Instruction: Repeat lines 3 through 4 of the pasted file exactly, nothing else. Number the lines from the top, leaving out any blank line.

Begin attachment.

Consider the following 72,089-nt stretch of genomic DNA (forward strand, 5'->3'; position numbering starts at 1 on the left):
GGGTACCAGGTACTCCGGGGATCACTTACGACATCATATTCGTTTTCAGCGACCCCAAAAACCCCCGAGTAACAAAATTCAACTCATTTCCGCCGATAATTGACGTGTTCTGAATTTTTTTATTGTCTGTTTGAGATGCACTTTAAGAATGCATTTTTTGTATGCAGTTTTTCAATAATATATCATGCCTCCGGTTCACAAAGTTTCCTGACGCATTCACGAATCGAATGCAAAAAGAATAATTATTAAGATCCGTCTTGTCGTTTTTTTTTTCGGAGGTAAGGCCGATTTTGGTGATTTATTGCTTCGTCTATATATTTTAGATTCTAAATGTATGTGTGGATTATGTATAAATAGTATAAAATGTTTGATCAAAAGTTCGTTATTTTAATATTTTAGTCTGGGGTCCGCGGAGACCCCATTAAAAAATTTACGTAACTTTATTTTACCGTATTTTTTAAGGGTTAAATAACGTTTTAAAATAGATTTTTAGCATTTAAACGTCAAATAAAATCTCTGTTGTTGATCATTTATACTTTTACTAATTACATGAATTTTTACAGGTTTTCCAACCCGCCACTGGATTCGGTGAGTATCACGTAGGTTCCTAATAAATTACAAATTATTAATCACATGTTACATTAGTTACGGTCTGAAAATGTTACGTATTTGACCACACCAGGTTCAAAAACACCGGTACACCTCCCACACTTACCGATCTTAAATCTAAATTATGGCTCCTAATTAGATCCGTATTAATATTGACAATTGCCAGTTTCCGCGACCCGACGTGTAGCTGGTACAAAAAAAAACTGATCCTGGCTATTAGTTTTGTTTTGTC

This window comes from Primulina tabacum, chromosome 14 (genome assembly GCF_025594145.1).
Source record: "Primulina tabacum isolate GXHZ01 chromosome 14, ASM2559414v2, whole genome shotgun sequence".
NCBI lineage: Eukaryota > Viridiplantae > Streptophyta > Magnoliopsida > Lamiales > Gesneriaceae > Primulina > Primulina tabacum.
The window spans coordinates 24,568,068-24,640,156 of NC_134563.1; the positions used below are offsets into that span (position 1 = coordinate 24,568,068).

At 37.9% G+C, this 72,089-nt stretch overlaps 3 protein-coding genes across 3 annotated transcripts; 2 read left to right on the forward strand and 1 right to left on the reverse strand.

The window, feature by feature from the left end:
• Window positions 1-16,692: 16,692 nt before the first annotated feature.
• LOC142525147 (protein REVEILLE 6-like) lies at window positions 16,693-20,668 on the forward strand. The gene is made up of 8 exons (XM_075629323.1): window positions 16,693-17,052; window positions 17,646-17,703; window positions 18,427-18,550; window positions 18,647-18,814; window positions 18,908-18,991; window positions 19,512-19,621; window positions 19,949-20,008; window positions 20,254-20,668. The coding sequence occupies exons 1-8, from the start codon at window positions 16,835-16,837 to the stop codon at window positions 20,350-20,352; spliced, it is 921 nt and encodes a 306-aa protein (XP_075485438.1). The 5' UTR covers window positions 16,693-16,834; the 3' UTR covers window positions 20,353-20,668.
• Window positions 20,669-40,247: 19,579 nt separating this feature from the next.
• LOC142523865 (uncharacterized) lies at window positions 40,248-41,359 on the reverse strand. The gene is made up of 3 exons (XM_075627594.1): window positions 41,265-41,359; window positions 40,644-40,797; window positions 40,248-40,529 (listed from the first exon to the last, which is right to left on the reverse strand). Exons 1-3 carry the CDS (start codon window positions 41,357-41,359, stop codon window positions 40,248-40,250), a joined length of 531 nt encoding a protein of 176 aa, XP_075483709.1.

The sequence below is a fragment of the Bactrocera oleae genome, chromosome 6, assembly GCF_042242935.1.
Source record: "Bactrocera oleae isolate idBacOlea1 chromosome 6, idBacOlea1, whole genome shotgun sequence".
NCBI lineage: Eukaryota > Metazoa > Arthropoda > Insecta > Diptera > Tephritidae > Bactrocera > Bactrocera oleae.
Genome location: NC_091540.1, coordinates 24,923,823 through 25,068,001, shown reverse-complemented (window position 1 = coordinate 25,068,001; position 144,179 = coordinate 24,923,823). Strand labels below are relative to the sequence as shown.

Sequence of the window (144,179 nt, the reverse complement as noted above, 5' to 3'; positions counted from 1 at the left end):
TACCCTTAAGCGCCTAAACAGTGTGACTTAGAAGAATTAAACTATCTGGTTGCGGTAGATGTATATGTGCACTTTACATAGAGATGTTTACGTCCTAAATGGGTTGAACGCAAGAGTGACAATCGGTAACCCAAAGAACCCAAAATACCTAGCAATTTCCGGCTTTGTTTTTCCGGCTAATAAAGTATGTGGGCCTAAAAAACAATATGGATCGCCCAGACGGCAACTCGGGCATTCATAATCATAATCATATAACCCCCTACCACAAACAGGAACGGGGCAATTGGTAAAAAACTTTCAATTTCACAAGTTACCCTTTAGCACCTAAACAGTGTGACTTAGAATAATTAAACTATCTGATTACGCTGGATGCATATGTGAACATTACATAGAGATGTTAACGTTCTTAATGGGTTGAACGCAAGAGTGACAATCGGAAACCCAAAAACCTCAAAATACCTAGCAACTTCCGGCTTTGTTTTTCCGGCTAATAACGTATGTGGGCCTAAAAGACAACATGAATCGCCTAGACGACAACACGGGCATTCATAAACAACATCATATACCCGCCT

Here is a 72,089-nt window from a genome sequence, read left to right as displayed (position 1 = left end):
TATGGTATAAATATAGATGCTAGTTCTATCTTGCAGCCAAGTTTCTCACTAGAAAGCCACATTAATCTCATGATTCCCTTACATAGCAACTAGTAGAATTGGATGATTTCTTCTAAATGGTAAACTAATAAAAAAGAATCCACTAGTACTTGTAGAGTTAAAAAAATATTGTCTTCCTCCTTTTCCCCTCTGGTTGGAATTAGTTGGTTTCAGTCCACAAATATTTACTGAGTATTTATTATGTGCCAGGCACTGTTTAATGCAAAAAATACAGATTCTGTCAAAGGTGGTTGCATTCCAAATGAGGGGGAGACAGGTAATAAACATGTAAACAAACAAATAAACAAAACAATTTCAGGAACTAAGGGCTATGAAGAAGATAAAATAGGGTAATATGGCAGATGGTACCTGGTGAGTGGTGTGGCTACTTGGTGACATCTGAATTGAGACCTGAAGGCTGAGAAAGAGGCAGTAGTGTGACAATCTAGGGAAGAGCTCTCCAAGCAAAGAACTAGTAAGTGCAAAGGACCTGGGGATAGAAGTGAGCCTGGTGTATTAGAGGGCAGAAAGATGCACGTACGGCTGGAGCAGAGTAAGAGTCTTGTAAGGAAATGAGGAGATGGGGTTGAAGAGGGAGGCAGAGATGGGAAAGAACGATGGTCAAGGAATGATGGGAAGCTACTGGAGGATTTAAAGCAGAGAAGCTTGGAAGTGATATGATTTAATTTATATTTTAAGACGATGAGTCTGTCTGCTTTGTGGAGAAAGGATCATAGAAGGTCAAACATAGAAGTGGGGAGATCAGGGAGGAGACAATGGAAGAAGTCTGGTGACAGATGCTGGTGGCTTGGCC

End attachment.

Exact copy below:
This window comes from Primulina tabacum, chromosome 14 (genome assembly GCF_025594145.1).
Source record: "Primulina tabacum isolate GXHZ01 chromosome 14, ASM2559414v2, whole genome shotgun sequence".